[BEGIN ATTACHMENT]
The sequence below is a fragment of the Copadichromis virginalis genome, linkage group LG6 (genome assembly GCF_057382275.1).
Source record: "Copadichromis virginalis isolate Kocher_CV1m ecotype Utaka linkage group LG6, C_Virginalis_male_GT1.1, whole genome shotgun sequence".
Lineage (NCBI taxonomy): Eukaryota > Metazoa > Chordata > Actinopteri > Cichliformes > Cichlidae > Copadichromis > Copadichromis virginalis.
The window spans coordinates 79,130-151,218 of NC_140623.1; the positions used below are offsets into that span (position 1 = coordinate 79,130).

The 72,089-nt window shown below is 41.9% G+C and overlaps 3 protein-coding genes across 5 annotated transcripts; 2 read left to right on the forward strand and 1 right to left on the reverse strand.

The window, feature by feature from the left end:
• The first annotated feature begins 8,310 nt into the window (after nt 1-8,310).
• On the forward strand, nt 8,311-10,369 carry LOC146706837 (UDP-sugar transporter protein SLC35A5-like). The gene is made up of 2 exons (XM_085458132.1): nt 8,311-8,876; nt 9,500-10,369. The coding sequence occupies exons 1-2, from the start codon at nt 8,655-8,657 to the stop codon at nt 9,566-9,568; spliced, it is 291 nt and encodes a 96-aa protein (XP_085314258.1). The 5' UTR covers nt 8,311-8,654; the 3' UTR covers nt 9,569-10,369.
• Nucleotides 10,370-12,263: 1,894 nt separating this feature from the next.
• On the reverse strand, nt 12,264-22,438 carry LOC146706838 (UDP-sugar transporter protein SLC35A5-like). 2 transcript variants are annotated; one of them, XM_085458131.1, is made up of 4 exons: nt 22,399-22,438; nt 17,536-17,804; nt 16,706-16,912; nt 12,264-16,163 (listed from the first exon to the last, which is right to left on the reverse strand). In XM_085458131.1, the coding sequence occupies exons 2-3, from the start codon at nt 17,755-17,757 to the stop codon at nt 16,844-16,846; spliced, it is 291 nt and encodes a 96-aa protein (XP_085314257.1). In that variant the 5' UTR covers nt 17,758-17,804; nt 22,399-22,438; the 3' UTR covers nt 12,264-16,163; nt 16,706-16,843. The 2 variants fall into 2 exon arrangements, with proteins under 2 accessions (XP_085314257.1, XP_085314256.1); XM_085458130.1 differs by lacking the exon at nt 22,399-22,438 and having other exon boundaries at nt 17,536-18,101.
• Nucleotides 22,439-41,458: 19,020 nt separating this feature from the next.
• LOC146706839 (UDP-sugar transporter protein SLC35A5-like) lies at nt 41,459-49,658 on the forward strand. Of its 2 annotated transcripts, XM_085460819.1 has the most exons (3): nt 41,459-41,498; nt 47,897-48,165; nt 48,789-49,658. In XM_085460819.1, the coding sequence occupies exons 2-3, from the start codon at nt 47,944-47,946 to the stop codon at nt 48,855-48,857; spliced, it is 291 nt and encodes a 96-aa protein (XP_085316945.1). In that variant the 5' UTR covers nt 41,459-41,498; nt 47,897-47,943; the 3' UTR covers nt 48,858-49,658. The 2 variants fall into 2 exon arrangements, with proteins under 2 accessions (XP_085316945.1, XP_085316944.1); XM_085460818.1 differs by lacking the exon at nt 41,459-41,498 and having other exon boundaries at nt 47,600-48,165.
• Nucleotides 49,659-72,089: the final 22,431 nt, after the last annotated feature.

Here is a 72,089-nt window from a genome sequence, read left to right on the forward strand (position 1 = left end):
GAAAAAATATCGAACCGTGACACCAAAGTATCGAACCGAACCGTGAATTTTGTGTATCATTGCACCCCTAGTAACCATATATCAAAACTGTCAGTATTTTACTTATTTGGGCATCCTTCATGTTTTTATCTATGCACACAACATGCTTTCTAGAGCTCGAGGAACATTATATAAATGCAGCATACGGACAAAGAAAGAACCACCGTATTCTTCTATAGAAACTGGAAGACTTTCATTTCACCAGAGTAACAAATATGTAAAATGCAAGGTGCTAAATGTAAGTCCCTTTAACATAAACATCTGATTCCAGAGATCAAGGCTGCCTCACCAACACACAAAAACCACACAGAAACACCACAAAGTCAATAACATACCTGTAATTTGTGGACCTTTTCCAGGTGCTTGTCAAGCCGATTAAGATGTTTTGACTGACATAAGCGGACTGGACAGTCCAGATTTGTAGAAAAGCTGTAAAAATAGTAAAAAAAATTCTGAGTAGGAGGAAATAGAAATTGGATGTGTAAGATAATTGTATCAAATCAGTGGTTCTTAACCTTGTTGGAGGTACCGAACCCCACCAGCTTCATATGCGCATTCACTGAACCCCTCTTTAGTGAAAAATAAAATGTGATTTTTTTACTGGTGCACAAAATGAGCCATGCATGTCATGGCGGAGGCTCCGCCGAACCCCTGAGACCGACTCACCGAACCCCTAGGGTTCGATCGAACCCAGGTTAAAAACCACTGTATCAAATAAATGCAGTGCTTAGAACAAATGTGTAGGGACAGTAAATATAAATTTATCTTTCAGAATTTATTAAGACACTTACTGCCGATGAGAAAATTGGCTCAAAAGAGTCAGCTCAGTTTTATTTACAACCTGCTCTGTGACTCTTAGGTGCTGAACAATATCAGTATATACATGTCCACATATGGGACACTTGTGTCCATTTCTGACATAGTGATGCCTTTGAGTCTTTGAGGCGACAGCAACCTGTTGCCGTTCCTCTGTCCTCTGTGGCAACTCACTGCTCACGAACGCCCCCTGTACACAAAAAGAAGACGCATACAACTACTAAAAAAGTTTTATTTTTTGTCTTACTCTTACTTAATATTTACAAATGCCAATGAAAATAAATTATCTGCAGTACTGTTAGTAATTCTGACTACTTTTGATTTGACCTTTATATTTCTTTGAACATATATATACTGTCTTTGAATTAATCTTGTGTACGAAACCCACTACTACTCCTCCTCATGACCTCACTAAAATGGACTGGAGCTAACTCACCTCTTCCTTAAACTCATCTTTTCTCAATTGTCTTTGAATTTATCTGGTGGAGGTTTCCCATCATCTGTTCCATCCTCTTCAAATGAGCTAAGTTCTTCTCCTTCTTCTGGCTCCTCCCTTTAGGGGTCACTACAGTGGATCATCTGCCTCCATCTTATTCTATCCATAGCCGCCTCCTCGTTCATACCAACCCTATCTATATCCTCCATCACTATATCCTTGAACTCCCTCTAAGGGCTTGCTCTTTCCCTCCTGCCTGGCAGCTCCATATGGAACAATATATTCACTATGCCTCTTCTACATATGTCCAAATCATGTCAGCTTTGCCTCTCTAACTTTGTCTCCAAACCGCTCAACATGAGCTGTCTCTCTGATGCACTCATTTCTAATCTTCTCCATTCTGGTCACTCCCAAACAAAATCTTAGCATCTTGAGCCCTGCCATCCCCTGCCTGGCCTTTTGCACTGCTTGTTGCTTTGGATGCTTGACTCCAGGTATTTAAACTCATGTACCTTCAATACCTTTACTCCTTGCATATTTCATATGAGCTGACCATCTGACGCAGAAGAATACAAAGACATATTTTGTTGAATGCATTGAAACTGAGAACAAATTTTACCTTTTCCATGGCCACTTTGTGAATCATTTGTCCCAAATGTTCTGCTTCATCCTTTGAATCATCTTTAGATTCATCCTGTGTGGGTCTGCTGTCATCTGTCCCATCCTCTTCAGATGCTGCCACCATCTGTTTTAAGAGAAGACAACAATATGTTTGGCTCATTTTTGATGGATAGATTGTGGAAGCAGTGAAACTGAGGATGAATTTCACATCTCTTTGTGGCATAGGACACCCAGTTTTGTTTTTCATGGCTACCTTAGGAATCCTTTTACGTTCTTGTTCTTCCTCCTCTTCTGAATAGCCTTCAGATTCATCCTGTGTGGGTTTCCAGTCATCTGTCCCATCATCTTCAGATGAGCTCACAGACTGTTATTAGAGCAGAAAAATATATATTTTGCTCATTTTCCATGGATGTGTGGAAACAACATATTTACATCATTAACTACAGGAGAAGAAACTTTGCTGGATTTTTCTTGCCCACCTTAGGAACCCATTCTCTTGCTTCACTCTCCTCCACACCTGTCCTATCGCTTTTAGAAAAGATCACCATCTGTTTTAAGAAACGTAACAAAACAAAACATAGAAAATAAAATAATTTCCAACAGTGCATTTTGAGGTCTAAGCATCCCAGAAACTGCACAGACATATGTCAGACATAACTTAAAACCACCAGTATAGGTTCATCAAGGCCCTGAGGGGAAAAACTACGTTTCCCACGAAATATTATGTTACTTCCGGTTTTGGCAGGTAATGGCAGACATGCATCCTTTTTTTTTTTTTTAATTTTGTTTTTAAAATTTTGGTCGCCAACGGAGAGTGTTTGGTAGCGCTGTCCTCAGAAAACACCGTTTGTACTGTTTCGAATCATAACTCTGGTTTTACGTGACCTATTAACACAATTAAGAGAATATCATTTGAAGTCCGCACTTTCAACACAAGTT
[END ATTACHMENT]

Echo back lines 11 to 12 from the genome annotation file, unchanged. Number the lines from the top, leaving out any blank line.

• Nucleotides 22,439-41,458: 19,020 nt separating this feature from the next.
• LOC146706839 (UDP-sugar transporter protein SLC35A5-like) lies at nt 41,459-49,658 on the forward strand. Of its 2 annotated transcripts, XM_085460819.1 has the most exons (3): nt 41,459-41,498; nt 47,897-48,165; nt 48,789-49,658. In XM_085460819.1, the coding sequence occupies exons 2-3, from the start codon at nt 47,944-47,946 to the stop codon at nt 48,855-48,857; spliced, it is 291 nt and encodes a 96-aa protein (XP_085316945.1). In that variant the 5' UTR covers nt 41,459-41,498; nt 47,897-47,943; the 3' UTR covers nt 48,858-49,658. The 2 variants fall into 2 exon arrangements, with proteins under 2 accessions (XP_085316945.1, XP_085316944.1); XM_085460818.1 differs by lacking the exon at nt 41,459-41,498 and having other exon boundaries at nt 47,600-48,165.